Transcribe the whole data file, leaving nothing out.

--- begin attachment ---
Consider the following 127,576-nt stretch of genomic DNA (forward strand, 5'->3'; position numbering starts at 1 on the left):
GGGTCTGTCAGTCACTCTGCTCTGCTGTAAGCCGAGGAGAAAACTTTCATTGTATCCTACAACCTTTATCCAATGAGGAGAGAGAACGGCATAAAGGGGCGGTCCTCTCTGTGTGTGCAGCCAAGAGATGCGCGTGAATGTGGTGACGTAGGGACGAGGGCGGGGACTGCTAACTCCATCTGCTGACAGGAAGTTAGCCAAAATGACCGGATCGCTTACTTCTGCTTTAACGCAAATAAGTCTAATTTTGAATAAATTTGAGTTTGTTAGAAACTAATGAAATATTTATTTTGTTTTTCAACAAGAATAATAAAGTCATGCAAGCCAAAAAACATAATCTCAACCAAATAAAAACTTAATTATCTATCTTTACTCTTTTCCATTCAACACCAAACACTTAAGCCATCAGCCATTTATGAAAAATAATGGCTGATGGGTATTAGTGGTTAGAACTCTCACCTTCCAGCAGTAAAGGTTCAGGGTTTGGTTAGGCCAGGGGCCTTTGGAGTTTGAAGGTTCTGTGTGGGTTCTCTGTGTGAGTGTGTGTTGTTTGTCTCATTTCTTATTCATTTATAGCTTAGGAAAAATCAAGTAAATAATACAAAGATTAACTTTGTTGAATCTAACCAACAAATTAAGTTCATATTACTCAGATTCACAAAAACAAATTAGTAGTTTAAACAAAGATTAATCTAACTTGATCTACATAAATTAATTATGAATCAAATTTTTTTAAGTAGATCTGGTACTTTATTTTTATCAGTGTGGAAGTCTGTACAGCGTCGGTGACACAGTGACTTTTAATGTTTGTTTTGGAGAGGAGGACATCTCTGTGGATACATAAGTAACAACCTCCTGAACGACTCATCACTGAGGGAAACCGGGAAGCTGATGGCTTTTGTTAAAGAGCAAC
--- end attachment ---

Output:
Consider the following 127,576-nt stretch of genomic DNA (forward strand, 5'->3'; position numbering starts at 1 on the left):
GGGTCTGTCAGTCACTCTGCTCTGCTGTAAGCCGAGGAGAAAACTTTCATTGTATCCTACAACCTTTATCCAATGAGGAGAGAGAACGGCATAAAGGGGCGGTCCTCTCTGTGTGTGCAGCCAAGAGATGCGCGTGAATGTGGTGACGTAGGGACGAGGGCGGGGACTGCTAACTCCATCTGCTGACAGGAAGTTAGCCAAAATGACCGGATCGCTTACTTCTGCTTTAACGCAAATAAGTCTAATTTTGAATAAATTTGAGTTTGTTAGAAACTAATGAAATATTTATTTTGTTTTTCAACAAGAATAATAAAGTCATGCAAGCCAAAAAACATAATCTCAACCAAATAAAAACTTAATTATCTATCTTTACTCTTTTCCATTCAACACCAAACACTTAAGCCATCAGCCATTTATGAAAAATAATGGCTGATGGGTATTAGTGGTTAGAACTCTCACCTTCCAGCAGTAAAGGTTCAGGGTTTGGTTAGGCCAGGGGCCTTTGGAGTTTGAAGGTTCTGTGTGGGTTCTCTGTGTGAGTGTGTGTTGTTTGTCTCATTTCTTATTCATTTATAGCTTAGGAAAAATCAAGTAAATAATACAAAGATTAACTTTGTTGAATCTAACCAACAAATTAAGTTCATATTACTCAGATTCACAAAAACAAATTAGTAGTTTAAACAAAGATTAATCTAACTTGATCTACATAAATTAATTATGAATCAAATTTTTTTAAGTAGATCTGGTACTTTATTTTTATCAGTGTGGAAGTCTGTACAGCGTCGGTGACACAGTGACTTTTAATGTTTGTTTTGGAGAGGAGGACATCTCTGTGGATACATAAGTAACAACCTCCTGAACGACTCATCACTGAGGGAAACCGGGAAGCTGATGGCTTTTGTTAAAGAGCAAC